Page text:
Will the next mayor transform our city into a ‘Jerusalem of Gold’?

The Holy City of Jerusalem especially deserves to be adorned with a clean “outer garment” that reflects our inner spirit of holiness and idealism.

A general view of Jerusalem shows the Dome of the Rock (photo credit: RONEN ZVULUN/ REURERS)
A general view of Jerusalem shows the Dome of the Rock
(photo credit: RONEN ZVULUN/ REURERS)
Like most Anglos, you likely came from a country that focused on cleaning and greening the environment. When you arrived in Jerusalem you were shocked – perhaps disgusted – by the apparent cultural more of littering, the paucity of public trash bins and the sluggish to nonexistent municipal removal efforts.
Working over the past several years with the Jerusalem Green Fund to organize community and business clean-ups, I finally stumbled on the secret to successfully cleaning the city: Open an American Embassy in the neighborhood! Since its opening, the small parks that were dumping grounds have been planted with shrubs and colorful flowers; the bus parking area that was strewn with trash around the periphery has been periodically cleaned; and streets have been painted with white lines and are better maintained. Similar sprucing up occurred with the pope’s visit to England in 1982 and to the US in 2015 – so it can be done. But we can’t rely on embassy openings and papal visits to transform ancient Jerusalem into the modern marvel of glimmering cleanliness that befits its holy status.
Everyone I encounter is passionately appalled by the contrast between the ideal and real Jerusalem regarding litter, but no one knows what to do about it. Most say it’s the job of the municipality. Few step up to volunteer for community clean-up projects that are popular in the US. To solve this problem we need both governmental support and a grassroots cultural change.
Consider the New York City where I lived in the early 1970’s: the picturesque park adjacent to the mayor’s house and overlooking the East River was so decorated with dog ordure (to use a polite term), that it was literally impossible to drape a blanket on the ground to read the weighty Sunday newspaper. Rush hour horn honking along Park Avenue strained the ability to hear the professor at a Hunter College evening class. And of course the streets were dotted with garbage.
Not so today. Part of successfully cleaning up New York has been attributed to Mayor Giuliani’s application of James Q. Wilson and George Kelling’s “Broken Windows Theory,” positing that the toleration of small infractions such as graffiti, subway turnstile jumping or littering will result in more serious crimes. A car with windows intact can be left on the street untouched for weeks, but one with a single broken window will be rapidly stripped of its parts. Strict enforcement of minor crimes such as littering or unnecessary horn honking (which by the way are crimes in Jerusalem) will certainly improve the environment – and may have a positive ripple effect to reduce murder and possibly terrorism. Although it’s hard to establish causes of social trends, murder rates declined by 73% in NY between 1990 and 1991.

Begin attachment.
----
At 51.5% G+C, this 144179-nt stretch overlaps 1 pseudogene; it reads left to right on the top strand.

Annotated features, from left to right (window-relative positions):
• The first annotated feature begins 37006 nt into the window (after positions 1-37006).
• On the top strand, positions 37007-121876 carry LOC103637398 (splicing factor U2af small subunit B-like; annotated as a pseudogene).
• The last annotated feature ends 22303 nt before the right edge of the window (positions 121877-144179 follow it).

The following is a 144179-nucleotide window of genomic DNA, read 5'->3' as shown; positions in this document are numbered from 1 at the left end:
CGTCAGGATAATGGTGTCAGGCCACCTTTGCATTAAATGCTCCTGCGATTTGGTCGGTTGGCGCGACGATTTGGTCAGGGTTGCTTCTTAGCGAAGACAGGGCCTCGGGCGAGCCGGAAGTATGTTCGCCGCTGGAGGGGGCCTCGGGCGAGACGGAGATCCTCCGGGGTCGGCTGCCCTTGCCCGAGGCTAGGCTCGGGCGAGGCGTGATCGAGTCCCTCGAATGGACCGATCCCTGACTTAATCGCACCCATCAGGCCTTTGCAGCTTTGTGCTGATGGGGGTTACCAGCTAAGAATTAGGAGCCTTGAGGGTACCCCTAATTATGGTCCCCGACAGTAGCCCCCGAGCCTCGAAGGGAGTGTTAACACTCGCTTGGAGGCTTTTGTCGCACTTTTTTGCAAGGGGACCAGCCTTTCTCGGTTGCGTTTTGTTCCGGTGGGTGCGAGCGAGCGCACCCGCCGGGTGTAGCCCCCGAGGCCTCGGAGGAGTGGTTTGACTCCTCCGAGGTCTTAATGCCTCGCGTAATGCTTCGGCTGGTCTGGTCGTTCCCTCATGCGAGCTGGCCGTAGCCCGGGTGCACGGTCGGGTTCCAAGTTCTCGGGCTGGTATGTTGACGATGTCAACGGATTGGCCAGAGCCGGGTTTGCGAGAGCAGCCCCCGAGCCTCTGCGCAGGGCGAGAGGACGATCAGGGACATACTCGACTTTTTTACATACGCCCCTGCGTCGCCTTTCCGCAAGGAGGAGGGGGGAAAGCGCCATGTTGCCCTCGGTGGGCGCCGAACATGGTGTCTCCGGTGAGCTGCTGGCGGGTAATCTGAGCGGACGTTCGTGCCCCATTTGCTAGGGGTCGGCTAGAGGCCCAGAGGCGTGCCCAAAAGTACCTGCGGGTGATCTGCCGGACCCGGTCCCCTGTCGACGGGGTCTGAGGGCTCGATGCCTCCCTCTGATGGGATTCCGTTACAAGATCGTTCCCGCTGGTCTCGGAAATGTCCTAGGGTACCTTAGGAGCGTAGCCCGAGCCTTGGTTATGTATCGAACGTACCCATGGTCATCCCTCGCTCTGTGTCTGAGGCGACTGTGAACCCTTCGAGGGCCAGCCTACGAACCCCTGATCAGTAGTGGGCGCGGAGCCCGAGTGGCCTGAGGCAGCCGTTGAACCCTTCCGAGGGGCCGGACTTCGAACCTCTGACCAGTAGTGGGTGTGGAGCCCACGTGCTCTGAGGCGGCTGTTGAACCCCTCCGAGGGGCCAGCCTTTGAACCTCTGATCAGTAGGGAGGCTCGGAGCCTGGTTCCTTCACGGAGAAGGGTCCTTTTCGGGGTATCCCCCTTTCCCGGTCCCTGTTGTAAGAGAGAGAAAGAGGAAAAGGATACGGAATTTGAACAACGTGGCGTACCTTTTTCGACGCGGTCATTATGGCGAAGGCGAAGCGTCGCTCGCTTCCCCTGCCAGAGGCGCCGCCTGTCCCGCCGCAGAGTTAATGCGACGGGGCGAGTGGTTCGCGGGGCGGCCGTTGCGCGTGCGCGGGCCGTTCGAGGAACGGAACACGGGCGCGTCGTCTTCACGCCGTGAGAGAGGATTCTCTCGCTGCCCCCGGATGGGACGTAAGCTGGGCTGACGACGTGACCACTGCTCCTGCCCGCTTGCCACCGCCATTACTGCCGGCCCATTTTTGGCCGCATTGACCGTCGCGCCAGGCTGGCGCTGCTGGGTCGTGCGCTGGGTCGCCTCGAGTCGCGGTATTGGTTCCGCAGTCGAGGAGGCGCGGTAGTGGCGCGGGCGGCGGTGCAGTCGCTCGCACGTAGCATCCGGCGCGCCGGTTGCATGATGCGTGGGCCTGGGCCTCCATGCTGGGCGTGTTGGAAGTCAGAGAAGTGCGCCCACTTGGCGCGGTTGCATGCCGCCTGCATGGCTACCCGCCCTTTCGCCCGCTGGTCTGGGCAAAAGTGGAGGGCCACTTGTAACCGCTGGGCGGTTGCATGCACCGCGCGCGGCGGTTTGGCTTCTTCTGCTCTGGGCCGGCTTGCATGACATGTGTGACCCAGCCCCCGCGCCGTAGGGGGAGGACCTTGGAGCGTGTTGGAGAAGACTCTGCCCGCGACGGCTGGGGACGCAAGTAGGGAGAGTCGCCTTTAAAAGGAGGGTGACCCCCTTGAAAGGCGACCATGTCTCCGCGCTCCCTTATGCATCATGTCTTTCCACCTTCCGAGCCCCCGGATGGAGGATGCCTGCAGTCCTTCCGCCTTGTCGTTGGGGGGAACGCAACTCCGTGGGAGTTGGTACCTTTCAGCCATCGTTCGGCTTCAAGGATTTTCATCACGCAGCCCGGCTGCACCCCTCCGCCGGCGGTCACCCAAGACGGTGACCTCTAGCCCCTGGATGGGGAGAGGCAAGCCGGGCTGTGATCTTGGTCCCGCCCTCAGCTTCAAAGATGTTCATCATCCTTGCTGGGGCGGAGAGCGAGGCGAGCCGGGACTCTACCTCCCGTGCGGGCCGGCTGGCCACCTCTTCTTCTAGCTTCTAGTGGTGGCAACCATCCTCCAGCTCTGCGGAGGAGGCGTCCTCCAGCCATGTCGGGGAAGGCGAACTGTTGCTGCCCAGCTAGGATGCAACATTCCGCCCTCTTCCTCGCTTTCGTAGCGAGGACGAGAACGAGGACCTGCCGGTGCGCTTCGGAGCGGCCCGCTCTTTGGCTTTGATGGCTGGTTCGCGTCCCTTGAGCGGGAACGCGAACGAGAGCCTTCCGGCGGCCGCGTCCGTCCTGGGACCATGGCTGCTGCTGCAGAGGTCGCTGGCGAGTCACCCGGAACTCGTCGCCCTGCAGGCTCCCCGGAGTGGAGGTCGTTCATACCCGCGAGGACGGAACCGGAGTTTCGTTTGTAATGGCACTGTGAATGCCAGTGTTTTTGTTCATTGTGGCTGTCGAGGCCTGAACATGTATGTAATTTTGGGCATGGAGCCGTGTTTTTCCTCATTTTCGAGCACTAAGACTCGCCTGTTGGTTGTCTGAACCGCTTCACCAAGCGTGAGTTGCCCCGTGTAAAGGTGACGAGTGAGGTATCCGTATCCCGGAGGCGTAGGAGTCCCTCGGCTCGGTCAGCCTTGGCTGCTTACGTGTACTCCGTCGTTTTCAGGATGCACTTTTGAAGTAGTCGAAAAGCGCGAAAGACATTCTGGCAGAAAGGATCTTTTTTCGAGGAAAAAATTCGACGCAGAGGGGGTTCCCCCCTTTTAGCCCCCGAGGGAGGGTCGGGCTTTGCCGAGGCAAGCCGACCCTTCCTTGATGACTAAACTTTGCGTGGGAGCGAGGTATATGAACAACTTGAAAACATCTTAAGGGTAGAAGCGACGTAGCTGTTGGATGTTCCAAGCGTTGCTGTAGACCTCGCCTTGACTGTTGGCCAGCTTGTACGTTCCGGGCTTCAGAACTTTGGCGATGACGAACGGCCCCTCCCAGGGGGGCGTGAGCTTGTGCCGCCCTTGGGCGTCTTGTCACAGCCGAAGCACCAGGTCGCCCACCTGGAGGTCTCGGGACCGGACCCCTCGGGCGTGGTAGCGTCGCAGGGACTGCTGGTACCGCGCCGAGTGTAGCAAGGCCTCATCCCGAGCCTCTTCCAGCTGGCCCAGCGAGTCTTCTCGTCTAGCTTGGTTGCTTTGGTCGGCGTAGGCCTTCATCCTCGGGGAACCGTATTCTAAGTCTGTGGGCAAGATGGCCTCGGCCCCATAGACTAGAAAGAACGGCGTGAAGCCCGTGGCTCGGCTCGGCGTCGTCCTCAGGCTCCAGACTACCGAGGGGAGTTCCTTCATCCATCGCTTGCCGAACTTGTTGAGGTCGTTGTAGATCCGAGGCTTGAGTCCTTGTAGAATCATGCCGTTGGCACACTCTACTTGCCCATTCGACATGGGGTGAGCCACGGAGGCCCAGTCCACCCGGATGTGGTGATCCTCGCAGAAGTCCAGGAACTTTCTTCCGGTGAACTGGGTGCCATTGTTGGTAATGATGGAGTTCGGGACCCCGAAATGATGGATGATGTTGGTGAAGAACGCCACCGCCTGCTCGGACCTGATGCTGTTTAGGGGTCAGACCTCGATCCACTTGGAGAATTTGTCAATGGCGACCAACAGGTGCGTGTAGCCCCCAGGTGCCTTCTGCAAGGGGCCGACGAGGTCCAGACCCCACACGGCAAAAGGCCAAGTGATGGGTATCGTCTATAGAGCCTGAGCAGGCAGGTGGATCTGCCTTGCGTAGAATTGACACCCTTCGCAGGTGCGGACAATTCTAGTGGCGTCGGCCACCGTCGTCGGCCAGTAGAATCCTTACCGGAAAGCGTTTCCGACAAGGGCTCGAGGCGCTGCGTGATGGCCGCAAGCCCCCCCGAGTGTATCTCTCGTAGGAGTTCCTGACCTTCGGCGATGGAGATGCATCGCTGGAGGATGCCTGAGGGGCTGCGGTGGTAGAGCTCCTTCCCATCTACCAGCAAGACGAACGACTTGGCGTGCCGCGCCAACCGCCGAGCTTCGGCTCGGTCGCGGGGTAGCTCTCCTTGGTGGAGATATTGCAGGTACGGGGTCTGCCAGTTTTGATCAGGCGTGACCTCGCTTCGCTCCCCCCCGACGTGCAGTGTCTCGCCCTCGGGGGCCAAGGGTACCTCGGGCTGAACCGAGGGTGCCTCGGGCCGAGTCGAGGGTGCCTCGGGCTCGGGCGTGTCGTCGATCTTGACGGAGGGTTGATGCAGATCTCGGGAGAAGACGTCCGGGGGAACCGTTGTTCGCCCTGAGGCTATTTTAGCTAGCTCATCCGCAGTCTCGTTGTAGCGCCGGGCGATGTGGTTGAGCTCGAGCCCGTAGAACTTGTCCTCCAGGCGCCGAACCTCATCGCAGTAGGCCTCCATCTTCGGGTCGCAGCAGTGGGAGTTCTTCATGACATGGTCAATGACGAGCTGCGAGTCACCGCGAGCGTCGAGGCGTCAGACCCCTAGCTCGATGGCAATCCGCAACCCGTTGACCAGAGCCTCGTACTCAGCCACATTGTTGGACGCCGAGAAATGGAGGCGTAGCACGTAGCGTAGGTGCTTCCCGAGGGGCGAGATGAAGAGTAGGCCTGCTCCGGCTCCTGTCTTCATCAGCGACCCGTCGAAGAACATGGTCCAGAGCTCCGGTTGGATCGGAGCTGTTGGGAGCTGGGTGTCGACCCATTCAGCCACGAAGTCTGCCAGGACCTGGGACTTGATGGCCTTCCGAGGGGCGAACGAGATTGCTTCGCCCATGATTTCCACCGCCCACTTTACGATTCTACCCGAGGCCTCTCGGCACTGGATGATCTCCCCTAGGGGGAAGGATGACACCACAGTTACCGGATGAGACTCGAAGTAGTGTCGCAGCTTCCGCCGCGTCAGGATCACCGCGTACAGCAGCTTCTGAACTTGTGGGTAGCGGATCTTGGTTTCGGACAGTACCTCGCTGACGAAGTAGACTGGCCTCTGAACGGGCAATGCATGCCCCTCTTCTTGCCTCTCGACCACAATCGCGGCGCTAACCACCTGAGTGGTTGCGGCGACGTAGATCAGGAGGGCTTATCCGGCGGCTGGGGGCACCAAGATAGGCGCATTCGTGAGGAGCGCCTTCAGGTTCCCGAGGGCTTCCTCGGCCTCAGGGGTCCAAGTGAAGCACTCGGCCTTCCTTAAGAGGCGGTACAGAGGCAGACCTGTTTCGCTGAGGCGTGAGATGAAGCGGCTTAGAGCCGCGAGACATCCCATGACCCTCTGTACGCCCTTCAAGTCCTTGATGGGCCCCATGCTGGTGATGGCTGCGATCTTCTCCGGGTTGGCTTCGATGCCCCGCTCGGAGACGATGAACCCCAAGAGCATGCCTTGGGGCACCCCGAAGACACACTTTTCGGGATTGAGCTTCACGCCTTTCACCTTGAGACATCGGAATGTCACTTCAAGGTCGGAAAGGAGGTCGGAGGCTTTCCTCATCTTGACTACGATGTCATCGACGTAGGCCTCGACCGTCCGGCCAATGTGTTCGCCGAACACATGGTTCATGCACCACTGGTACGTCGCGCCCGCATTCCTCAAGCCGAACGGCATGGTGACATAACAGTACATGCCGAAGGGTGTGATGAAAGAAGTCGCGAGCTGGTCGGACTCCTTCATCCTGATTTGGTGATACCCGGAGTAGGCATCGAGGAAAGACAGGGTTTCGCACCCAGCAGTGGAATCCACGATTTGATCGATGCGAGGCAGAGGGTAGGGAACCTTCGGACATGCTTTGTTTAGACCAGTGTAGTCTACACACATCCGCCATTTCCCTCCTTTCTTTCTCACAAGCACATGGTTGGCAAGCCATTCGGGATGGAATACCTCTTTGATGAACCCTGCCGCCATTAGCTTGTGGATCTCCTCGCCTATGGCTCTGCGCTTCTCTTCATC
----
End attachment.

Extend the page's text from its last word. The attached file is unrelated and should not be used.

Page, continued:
SO WHAT NEEDS to be done to clean and beautify Jerusalem today?
With the mayoral election scheduled for October 30, it’s timely to pose this question to the candidates. According to a Jerusalem Post article from October 14 covering the race, while all candidates pay lip service to environmental concerns, Ze’ev Elkin, endorsed by Barkat and Bennett, leans towards a top-down model using government leverage to create change, whereas Ofer Berkovitch, founder of the Hitorerut B’yerushalayim social movement, prefers a bottom-up, grassroots model. Elkin promises to transform Jerusalem into a large, modern, hi-tech city by building towers with the inevitable loss of green spaces. Berkovitch envisions an environmentally friendly city that preserves the green spaces, but hasn’t yet provided details on how to accommodate more businesses and build necessary housing at the same time.
Neither a top-down nor a bottom-up approach alone can get the job done. To take just one example, we need the government to allocate funds to provide small trash receptacles at least at every bus and train station throughout the city and to provide staff to empty them. In the long run, this will be cheaper than having the street sweepers chase after every cigarette pack and bakery bag dropped in the gutter. Manhattan today has a trashcan on every corner, so well-intended citizens know they won’t have to carry the hot pretzel wrapper or sushi tray far to do the right thing.
At the same time, a bottom-up culture change is needed to socialize Jerusalemites to walk the few extra meters to deposit the trash in a receptacle. Consider the Singapore that Prime Minister Lee transformed using a carrot-and-stick approach, which went from being one of the dirtiest cities in the 1960s to the poster child of a clean and green city today.
We are not in New York or Singapore, but a similar strategy, if seriously applied, can succeed in the Middle East. The Holy City of Jerusalem especially deserves to be adorned with a clean “outer garment” that reflects our inner spirit of holiness and idealism. You can learn more about how all the mayoral candidates envision the future of Jerusalem’s environment and how they plan to realize these goals.
The Jerusalem Green Fund is sponsoring an English speaking forum on Monday night, October 22, from 7:30 p.m. to 9:30 p.m. at the Association of American and Canadian Immigrants (AACI), Pierre Koenig St. 37. Please join us and be a part of the solution that we all so deeply desire: making the physical city worthy of our second national anthem’s moniker, a Jerusalem of Gold.
Reuven M. Schwartz, PhD is a recent oleh from New York and Pittsburgh and has served as chairman of the Jerusalem Green Fund Clean-up Committee.